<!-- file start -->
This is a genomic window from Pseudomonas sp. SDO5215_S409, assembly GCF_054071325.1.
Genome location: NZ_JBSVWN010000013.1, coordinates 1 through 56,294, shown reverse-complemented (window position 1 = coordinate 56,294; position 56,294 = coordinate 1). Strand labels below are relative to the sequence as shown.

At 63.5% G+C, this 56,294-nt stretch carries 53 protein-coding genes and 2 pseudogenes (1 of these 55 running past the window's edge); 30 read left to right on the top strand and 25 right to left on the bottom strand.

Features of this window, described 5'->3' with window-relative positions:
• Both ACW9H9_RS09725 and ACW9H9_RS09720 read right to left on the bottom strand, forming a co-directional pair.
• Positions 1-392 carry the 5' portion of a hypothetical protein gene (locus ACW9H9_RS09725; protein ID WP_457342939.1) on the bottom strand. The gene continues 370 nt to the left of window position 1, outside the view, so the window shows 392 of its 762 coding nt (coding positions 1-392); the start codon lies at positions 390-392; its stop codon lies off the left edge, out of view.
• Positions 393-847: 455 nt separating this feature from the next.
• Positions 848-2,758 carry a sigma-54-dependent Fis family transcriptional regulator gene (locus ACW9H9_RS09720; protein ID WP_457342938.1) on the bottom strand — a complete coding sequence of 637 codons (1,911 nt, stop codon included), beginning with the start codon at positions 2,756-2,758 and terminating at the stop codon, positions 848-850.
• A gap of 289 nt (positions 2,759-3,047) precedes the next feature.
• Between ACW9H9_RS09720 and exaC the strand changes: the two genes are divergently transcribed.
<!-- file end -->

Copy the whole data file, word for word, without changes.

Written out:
This is a genomic window from Pseudomonas sp. SDO5215_S409, assembly GCF_054071325.1.
Genome location: NZ_JBSVWN010000013.1, coordinates 1 through 56,294, shown reverse-complemented (window position 1 = coordinate 56,294; position 56,294 = coordinate 1). Strand labels below are relative to the sequence as shown.

At 63.5% G+C, this 56,294-nt stretch carries 53 protein-coding genes and 2 pseudogenes (1 of these 55 running past the window's edge); 30 read left to right on the top strand and 25 right to left on the bottom strand.

Features of this window, described 5'->3' with window-relative positions:
• Both ACW9H9_RS09725 and ACW9H9_RS09720 read right to left on the bottom strand, forming a co-directional pair.
• Positions 1-392 carry the 5' portion of a hypothetical protein gene (locus ACW9H9_RS09725; protein ID WP_457342939.1) on the bottom strand. The gene continues 370 nt to the left of window position 1, outside the view, so the window shows 392 of its 762 coding nt (coding positions 1-392); the start codon lies at positions 390-392; its stop codon lies off the left edge, out of view.
• Positions 393-847: 455 nt separating this feature from the next.
• Positions 848-2,758 carry a sigma-54-dependent Fis family transcriptional regulator gene (locus ACW9H9_RS09720; protein ID WP_457342938.1) on the bottom strand — a complete coding sequence of 637 codons (1,911 nt, stop codon included), beginning with the start codon at positions 2,756-2,758 and terminating at the stop codon, positions 848-850.
• A gap of 289 nt (positions 2,759-3,047) precedes the next feature.
• Between ACW9H9_RS09720 and exaC the strand changes: the two genes are divergently transcribed.